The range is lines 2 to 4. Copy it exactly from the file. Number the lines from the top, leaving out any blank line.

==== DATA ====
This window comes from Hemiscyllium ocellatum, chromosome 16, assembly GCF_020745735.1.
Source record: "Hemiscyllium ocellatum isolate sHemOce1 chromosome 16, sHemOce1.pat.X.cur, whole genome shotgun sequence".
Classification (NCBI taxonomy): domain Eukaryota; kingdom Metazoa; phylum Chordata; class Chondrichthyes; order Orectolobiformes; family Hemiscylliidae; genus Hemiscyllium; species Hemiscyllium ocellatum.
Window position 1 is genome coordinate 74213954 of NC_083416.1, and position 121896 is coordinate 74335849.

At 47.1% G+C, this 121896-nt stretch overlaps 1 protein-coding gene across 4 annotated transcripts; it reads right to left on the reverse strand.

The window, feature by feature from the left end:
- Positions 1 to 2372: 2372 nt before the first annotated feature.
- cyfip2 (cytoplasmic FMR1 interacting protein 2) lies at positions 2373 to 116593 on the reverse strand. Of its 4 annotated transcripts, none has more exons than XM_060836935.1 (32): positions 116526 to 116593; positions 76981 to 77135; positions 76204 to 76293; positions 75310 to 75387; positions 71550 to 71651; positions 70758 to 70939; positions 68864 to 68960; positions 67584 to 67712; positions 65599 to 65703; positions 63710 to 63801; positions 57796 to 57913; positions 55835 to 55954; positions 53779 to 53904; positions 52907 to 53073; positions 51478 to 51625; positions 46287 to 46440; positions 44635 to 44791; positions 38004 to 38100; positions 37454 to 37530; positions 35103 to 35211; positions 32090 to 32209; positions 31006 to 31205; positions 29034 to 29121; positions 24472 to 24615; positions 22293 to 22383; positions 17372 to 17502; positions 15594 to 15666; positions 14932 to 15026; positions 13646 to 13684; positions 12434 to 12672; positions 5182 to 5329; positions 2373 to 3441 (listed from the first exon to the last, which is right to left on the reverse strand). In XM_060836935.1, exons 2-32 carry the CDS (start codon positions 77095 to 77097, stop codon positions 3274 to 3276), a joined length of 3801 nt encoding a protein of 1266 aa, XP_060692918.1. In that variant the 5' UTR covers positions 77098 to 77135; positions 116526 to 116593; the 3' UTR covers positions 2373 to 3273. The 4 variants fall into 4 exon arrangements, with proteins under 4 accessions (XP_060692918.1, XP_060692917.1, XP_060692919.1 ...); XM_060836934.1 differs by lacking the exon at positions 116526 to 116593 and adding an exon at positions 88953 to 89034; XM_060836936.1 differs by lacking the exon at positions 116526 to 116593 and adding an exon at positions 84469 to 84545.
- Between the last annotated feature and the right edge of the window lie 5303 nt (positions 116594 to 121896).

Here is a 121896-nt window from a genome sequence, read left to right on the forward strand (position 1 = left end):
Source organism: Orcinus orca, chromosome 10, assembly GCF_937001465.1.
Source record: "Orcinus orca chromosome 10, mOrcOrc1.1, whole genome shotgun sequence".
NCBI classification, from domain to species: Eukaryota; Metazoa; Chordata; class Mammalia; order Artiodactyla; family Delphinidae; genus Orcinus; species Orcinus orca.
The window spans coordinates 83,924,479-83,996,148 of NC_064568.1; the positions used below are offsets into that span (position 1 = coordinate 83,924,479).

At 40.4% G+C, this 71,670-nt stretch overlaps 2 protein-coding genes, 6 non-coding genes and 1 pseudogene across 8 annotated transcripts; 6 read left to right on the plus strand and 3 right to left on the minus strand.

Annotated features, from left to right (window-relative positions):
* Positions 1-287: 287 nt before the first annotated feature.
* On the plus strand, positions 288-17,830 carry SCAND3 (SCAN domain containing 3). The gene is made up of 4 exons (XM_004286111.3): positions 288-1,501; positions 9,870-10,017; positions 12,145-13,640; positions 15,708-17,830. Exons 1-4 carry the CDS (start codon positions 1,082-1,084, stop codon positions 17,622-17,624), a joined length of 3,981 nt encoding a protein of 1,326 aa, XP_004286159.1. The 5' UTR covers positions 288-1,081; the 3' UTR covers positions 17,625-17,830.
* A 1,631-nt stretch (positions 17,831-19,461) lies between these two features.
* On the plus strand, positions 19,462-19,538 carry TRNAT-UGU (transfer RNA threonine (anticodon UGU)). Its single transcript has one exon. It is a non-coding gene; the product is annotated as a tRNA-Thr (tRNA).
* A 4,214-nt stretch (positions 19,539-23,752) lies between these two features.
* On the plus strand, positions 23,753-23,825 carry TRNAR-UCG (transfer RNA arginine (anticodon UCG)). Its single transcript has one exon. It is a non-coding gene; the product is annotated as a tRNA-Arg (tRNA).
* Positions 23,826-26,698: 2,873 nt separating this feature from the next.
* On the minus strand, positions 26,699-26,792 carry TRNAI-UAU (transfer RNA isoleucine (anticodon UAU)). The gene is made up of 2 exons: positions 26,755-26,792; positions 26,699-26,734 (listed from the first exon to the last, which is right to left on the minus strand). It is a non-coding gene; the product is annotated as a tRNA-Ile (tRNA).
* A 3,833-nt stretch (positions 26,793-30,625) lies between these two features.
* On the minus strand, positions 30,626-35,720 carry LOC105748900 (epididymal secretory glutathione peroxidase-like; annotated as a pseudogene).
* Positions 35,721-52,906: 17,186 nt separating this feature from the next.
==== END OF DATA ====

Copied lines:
Source record: "Hemiscyllium ocellatum isolate sHemOce1 chromosome 16, sHemOce1.pat.X.cur, whole genome shotgun sequence".
Classification (NCBI taxonomy): domain Eukaryota; kingdom Metazoa; phylum Chordata; class Chondrichthyes; order Orectolobiformes; family Hemiscylliidae; genus Hemiscyllium; species Hemiscyllium ocellatum.
Window position 1 is genome coordinate 74213954 of NC_083416.1, and position 121896 is coordinate 74335849.